OLYMPUS DIGITAL CAMERA[untitled]. I always wondered why the anthology put out by Busybird was named this. I mean, how can something be untitled? There needs to be some kind of label attached to it so we know what to expect. Labels give us comfort. They give us definition, boundaries even, don’t they?

But reading through the anthologies I understood why it was called [untitled]. Each story is completely different, each a different world that the writer allows the reader into. To lose themselves. Sometimes, after a difficult day you need it.

The editorial of the latest issue begins with an explanation as to why the anthology had a late launch. Something about reading that resonated with me. I’ve always felt that I have no time when I write, that I am always out of time in general and so I have to push due dates for pieces back, for example. It’s frustrating and it makes you feel as if you have let someone down. So what I thought I would write about is the elephant in the room that is TIME MANAGEMENT as a writer. I’m guilty of it as I’m sure everyone is. I mean, we always wish we had more time. So how do we time-manage as writers?

One trick I’ve found is I write down what I need to do. Everything. I mean not everything to the point where I write down the time I need to brush my teeth, but the tasks I have to do for the day, and for the week. When it’s written it keeps digging at you like a flea on the metaphorical elephant (horrible analogy, I know, I cringed writing it, it’s probably been used hundreds of times, but it was for the sake of being the least bit humorous) until you finally approach it and jump over that mountain, or you get rid of those fleas. And it always feels like you’ve accomplished so much more when you can cross one more thing off your list of things to do.

Another trick I have found is have a set time when you sit down and write. Don’t sit in front of the computer for the whole day; I’ve tried to do that and end up looking up more at Youtube videos than actually writing. Because when you give yourself the whole day you just end up with a sore back and a lot of excuses as to why you should push writing back another ten minutes. The next thing you know it’s 6pm and you’ve written all up about 20 words, most of which are the word ‘the’.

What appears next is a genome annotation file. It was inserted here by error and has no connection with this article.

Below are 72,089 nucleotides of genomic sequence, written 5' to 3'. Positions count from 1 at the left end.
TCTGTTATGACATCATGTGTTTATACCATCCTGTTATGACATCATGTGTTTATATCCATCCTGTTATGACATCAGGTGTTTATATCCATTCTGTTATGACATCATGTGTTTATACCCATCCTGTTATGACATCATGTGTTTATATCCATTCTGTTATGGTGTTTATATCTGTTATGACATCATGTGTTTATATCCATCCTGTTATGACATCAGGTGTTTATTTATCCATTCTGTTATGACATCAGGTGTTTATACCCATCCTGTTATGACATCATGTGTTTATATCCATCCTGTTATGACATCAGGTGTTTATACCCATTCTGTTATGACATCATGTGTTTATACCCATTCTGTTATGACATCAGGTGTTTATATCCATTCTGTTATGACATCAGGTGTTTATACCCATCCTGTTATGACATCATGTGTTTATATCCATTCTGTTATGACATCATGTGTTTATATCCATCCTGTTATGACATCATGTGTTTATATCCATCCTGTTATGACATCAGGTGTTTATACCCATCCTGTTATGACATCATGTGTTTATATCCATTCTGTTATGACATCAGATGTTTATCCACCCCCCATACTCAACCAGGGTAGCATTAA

One more trick I’ve found: get sleep. I know this is a cliché but sleep is important. When I have not had enough sleep I cannot function, my brain doesn’t work as it should and I end up not writing what I actually want to say. As a writer your main objective is to write exactly how you feel or to write exactly what you want to express. When you’re tired how are you able to do that?

One last trick I have found is exercise. This allows for your ideas to flow better. This is because you’re not sitting in front of an electronic device (sidenote: it’s actually been said that electronic devices can mess – for want of a better word – with your brainwave pattern at night before you go to sleep. This is why it’s a good idea to stop using electronic devices an hour before you go to sleep). In any case, when you exercise you’re burning stressful energy, and you’re not sitting in front of the computer with stress building in your mind, pushing yourself to write one more chapter or even a paragraph. Breaks help; they allow you to de-stress, especially if you’re going through that horrible and ever-dreaded period of WRITER’S BLOCK.

Ultimately, these are some tips I have found helpful when writing. It’s up to you if you think whether they work or not. Share some of the tips you have found helpful when writing, whether it’s doing handstands because you think it allows for blood to rush to your head as well as ideas or whether it’s writing into the small hours of the morning. Share your weird and wonderful writing tips and habits. Thank you.

Tamara Dawood

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